The CIVIL WAR in SONG. Music has always been an important part of American society and it was no different during the Civil War. The causes of the Civil War, as well as the day-to-day experiences of the soldiers were captured in the music of the times….
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Military bands were called upon to play at recruitment rallies and their patriotic marching tunes were sometimes a great incentive to inspire young men to enlist.
Regimental bands of the Confederate and Union armies served their units in many ways. They were highly effective in attracting new recruits, and morale boosters of the first magnitude -- playing lively marches and quicksteps to lift the spirits of war-weary soldiers on the march, and to inspire them just before and sometimes during battle.
During the winter of 1862-1863, the two great armies were camped near each other at Fredericksburg, Virginia, separated only by the expanse of the Rappahannock River. One cold afternoon, a band in the Union camp struck up some patriotic tunes. They were answered from across the river by a Confederate band.
As the war dragged on, families yearned to see their young men come home. Many songs were written expressing the desire for an end to the conflict…
Both armies listened to the musical battle and would cheer for their own bands. The duel finally ended when both bands struck up the tune of "Home, Sweet Home" and the men of both sides who were so far from their homes,cheered as one.
Soldiers in both armies had their own favorite songs to sing and listen to. Sometimes they sang while marching to keep up their spirits. Union soldiers liked patriotic and sentimental songs. The Battle Cry of Freedom was a Union favorite. Some other popular tunes were The Battle Hymn of the Republic, John Brown's Body, and Tramp! Tramp! Tramp!
One of the most appealing among the hundreds of songs concerning the life of the soldier in the army was All Quiet Along The Potomac. During the long periods between major battles and campaigns, a soldier's main assignment was the lonely one of picket and sentry duty.
The song was based on an actual incident claimed as having taken place during the time of inactivity following the first Battle of Bull Run [ July, 1861], while the forces of both sides were gathering strength. For many days the newspapers could merely report in their headlines "All Quiet Along the Potomac," for there were no major battles to describe, and the people were in a tense period of expectation of great events in the future.
To listen to this song, click on the website below:http://www.fortunecity.com/tinpan/parton/2/allquiet.html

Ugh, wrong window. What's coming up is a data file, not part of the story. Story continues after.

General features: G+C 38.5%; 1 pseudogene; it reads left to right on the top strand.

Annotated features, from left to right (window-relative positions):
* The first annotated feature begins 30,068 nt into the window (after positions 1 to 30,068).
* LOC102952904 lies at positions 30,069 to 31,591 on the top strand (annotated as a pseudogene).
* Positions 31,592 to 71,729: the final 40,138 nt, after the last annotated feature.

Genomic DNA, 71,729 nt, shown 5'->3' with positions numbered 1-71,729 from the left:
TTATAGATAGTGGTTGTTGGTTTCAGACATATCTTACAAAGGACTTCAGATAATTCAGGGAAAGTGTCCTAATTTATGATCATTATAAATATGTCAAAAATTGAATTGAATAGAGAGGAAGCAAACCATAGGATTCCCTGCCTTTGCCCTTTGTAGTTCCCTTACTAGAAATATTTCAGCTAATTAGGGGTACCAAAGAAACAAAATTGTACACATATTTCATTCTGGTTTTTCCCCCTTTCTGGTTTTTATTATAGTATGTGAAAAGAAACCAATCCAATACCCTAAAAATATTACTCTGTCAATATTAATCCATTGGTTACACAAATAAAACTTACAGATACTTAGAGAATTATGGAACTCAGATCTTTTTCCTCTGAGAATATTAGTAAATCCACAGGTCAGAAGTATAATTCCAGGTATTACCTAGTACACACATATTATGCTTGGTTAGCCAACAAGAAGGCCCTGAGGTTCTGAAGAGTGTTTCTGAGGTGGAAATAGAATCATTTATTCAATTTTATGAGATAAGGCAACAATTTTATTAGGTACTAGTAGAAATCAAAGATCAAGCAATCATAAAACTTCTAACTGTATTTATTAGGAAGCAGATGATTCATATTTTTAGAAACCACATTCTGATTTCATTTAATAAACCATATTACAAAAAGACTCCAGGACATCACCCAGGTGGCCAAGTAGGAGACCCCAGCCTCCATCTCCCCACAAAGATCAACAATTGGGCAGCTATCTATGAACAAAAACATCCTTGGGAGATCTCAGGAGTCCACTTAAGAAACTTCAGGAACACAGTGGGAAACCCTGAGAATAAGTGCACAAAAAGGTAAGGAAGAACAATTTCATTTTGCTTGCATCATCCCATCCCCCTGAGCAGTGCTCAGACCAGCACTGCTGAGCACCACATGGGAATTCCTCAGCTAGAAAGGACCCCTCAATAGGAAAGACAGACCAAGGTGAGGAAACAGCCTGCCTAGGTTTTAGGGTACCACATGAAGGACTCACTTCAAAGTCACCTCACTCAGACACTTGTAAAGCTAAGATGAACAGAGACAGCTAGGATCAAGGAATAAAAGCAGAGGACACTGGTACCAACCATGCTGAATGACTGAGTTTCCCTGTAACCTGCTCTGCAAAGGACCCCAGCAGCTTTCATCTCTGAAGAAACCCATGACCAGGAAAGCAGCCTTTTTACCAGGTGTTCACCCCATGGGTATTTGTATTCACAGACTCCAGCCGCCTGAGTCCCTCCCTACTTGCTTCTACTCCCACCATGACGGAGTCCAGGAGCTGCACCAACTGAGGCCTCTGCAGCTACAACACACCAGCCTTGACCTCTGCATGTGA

George Frederick Root (1825-1895)was an important composer, teacher, and publisher who studied in Europe. Root wrote some of the best-known songs of the Civil War period -- songs remembered today. They include "Tramp! Tramp! Tramp!" "Just Before the Battle, Mother" and "The Battle Cry of Freedom."The latter song was a campaign song for Lincoln in the 1864 election.
To listen to the “Battle Cry of Freedom,” click on the website below:http://www.fortunecity.com/tinpan/parton/2/bcry.html
About 1856 William Steffe of South Carolina wrote a camp-meeting song with the traditional "Glory Hallelujah" refrain. The tune had such an infectious swing that it became widely known. John Brown's body lies a-mouldering in the grave used the tune and soon became popular among the Union troops. In December 1861, Julia Ward Howe heard this version being sung, and at the suggestion of a friend, she wrote the new words for Steffe's tune, now known as "Battle Hymn of the Republic."
To hear this song, click on the website below:http://www.fortunecity.com/tinpan/parton/2/battle.html
Daniel Decatur Emmett, was born in Ohio. When he was sixteen he ran away to join a traveling circus, his act being to present songs of his own composition, with banjo accompaniment.
Later, he traveled widely, singing and playing the banjo and violin. Emmett was so successful that in 1842 he and three companions formed the Virginia Minstrels, the first black-face minstrel company in the United States.His song “Dixie’s Land” became a favorite of Confederate soldiers.
To listen to Dixie’s Land, click on the website below:http://www.fortunecity.com/tinpan/parton/2/dixie.html
The soldier was not forgotten in songs expressing a depth of personal feeling. "Tenting on the Old Camp Ground" appealed particularly to them, not as an exciting battle song, but as a description of what they were thinking.
Its author was Walter C. Kittredge of New Hampshire. He had been drafted in the Union army in the early months of 1863, and expected soon to leave for the front. He had been a professional singer, so it was natural that, thinking of the coming separation from his wife and daughter, he composed a song expressing his emotion....
To hear this music, click on the website below:http://www.fortunecity.com/tinpan/parton/2/tenting.html